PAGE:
January 11, 2002
From: Don Barclay
Here's one for you that I'm not going to hazard a guess on. It is tiny, around 4mm long, and was found crawling on a coral branch (Porites cylindrica?) in less than one meter of water, ~1730 local time, 13 July 2001, middle of Coconut Point, Nu'uuli, American Samoa.
The cerata appeared to mostly be paired, with two growing from about the same spot on the body. The irregular brown markings on the body seem to connect the first two pairs of cerata on each side. The body itself is mostly transparent, with an opaque white area in the middle toward the head. Can you identify it?
firstname.lastname@example.orgBarclay, D., 2002 (Jan 11) Cuthona cf. poritophages from American Samoa. [Message in] Sea Slug Forum. Australian Museum, Sydney. Available from http://www.seaslugforum.net/find/4823
This has many similarities to Cuthona poritophages which feeds exclusively on species of the coral genus Porites. At present it is known only from eastern Africa but there is no reason why it couldn't have a wider geographic range. There are obvious differences. However the lack of pigmentation in your animal, and the small number of cerata, could be because your animal is a small juvenile. Finding it on a coral suggests it could be a coral feeder, especially when at such a small size it would be most likely to find it on its food. There is another clue however. If you look at the tips of its cerata, you will see they are rounded and the tip seems to be lined with white glands. The nematocysts in corals seem to be unsuitable for use in defence by aeolids [see page on cnidosacs] and all coral-feeding aeolids have instead a swollen glandular tip to their cerata such as this animal [see Coral Feeding - defensive adaptations].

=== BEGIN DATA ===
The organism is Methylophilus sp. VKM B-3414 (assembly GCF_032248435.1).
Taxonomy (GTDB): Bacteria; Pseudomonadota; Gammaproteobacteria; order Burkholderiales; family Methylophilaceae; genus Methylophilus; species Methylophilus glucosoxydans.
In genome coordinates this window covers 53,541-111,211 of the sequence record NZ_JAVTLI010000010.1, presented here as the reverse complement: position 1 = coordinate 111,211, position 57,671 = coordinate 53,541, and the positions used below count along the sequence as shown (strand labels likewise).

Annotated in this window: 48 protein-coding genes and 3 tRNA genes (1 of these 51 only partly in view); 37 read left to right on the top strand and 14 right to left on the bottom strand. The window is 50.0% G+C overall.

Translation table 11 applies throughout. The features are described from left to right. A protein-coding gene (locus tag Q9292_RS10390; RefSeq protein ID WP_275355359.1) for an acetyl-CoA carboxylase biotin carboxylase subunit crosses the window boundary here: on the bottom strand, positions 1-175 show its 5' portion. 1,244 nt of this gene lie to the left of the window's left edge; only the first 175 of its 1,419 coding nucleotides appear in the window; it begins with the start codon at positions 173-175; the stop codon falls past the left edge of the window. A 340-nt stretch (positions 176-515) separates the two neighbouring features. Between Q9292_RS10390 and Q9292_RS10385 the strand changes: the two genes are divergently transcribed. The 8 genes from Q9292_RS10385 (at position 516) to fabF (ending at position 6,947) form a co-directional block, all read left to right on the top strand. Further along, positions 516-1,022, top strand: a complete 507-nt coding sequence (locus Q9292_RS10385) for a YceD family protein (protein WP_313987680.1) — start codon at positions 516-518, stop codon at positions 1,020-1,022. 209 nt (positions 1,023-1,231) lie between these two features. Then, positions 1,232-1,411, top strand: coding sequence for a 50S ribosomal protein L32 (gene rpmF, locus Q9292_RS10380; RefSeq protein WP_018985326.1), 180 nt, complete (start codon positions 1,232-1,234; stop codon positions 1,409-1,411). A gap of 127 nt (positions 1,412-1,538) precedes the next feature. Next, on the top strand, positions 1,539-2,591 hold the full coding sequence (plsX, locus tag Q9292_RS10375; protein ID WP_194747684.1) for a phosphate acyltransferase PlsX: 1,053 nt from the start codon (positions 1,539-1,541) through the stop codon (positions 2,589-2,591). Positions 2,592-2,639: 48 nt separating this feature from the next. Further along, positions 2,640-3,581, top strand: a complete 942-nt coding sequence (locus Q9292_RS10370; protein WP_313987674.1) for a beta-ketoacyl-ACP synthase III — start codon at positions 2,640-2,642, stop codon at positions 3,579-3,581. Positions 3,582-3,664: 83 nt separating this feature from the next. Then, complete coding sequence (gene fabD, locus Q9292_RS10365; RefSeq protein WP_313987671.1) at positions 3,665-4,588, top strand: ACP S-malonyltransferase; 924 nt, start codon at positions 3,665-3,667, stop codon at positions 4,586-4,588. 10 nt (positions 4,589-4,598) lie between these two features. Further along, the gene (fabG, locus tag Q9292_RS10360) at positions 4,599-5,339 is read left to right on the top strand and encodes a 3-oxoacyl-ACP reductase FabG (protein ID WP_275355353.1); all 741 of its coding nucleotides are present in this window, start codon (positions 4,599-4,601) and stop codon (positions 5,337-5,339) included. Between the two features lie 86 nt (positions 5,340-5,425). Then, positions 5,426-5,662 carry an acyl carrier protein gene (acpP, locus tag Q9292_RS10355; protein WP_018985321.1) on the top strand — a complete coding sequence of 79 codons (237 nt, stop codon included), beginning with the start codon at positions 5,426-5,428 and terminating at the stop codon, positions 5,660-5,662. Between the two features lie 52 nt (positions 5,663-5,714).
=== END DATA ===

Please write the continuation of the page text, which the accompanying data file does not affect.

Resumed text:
To be sure we would need to look at some larger animals and probably their anatomy.